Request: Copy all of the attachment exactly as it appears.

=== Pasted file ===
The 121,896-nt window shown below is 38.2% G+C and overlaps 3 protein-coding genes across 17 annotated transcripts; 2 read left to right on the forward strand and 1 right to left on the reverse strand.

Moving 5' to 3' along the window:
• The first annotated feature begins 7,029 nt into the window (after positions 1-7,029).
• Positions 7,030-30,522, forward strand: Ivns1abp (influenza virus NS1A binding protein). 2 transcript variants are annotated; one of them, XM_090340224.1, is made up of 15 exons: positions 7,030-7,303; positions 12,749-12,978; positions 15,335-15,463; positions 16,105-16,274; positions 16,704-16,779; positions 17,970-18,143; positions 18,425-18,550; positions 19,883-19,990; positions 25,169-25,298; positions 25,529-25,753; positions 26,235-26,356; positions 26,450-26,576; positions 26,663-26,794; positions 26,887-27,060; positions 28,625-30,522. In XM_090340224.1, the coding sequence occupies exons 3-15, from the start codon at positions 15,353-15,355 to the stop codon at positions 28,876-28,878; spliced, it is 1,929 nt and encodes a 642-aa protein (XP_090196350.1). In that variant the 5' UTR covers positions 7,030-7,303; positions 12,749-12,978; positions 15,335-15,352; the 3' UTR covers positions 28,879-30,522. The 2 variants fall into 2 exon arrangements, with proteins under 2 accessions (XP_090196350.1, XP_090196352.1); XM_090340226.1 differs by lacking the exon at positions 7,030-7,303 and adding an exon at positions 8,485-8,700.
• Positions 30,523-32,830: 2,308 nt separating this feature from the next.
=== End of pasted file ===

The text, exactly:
The 121,896-nt window shown below is 38.2% G+C and overlaps 3 protein-coding genes across 17 annotated transcripts; 2 read left to right on the forward strand and 1 right to left on the reverse strand.

Moving 5' to 3' along the window:
• The first annotated feature begins 7,029 nt into the window (after positions 1-7,029).
• Positions 7,030-30,522, forward strand: Ivns1abp (influenza virus NS1A binding protein). 2 transcript variants are annotated; one of them, XM_090340224.1, is made up of 15 exons: positions 7,030-7,303; positions 12,749-12,978; positions 15,335-15,463; positions 16,105-16,274; positions 16,704-16,779; positions 17,970-18,143; positions 18,425-18,550; positions 19,883-19,990; positions 25,169-25,298; positions 25,529-25,753; positions 26,235-26,356; positions 26,450-26,576; positions 26,663-26,794; positions 26,887-27,060; positions 28,625-30,522. In XM_090340224.1, the coding sequence occupies exons 3-15, from the start codon at positions 15,353-15,355 to the stop codon at positions 28,876-28,878; spliced, it is 1,929 nt and encodes a 642-aa protein (XP_090196350.1). In that variant the 5' UTR covers positions 7,030-7,303; positions 12,749-12,978; positions 15,335-15,352; the 3' UTR covers positions 28,879-30,522. The 2 variants fall into 2 exon arrangements, with proteins under 2 accessions (XP_090196350.1, XP_090196352.1); XM_090340226.1 differs by lacking the exon at positions 7,030-7,303 and adding an exon at positions 8,485-8,700.
• Positions 30,523-32,830: 2,308 nt separating this feature from the next.